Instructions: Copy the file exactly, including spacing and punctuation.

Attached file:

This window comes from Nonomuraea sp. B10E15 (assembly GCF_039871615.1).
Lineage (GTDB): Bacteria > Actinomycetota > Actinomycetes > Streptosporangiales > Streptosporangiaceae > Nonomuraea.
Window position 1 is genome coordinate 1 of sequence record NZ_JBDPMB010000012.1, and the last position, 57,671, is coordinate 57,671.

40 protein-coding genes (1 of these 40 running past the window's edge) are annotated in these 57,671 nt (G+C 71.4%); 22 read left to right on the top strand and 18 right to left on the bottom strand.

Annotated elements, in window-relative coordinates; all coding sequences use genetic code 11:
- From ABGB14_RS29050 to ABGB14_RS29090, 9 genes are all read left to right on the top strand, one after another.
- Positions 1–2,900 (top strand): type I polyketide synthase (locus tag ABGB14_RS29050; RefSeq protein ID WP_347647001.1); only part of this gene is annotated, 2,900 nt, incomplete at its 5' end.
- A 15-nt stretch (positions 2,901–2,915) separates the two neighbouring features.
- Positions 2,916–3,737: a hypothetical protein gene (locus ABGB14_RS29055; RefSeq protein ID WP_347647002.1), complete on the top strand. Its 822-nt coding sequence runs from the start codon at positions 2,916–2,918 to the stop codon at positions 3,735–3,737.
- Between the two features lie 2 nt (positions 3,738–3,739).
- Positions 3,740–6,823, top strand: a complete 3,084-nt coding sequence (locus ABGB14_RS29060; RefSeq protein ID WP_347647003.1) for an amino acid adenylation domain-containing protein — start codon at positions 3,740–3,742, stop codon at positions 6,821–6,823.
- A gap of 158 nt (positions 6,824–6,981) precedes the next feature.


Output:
This window comes from Nonomuraea sp. B10E15 (assembly GCF_039871615.1).
Lineage (GTDB): Bacteria > Actinomycetota > Actinomycetes > Streptosporangiales > Streptosporangiaceae > Nonomuraea.
Window position 1 is genome coordinate 1 of sequence record NZ_JBDPMB010000012.1, and the last position, 57,671, is coordinate 57,671.

40 protein-coding genes (1 of these 40 running past the window's edge) are annotated in these 57,671 nt (G+C 71.4%); 22 read left to right on the top strand and 18 right to left on the bottom strand.

Annotated elements, in window-relative coordinates; all coding sequences use genetic code 11:
- From ABGB14_RS29050 to ABGB14_RS29090, 9 genes are all read left to right on the top strand, one after another.
- Positions 1–2,900 (top strand): type I polyketide synthase (locus tag ABGB14_RS29050; RefSeq protein ID WP_347647001.1); only part of this gene is annotated, 2,900 nt, incomplete at its 5' end.
- A 15-nt stretch (positions 2,901–2,915) separates the two neighbouring features.
- Positions 2,916–3,737: a hypothetical protein gene (locus ABGB14_RS29055; RefSeq protein ID WP_347647002.1), complete on the top strand. Its 822-nt coding sequence runs from the start codon at positions 2,916–2,918 to the stop codon at positions 3,735–3,737.
- Between the two features lie 2 nt (positions 3,738–3,739).
- Positions 3,740–6,823, top strand: a complete 3,084-nt coding sequence (locus ABGB14_RS29060; RefSeq protein ID WP_347647003.1) for an amino acid adenylation domain-containing protein — start codon at positions 3,740–3,742, stop codon at positions 6,821–6,823.
- A gap of 158 nt (positions 6,824–6,981) precedes the next feature.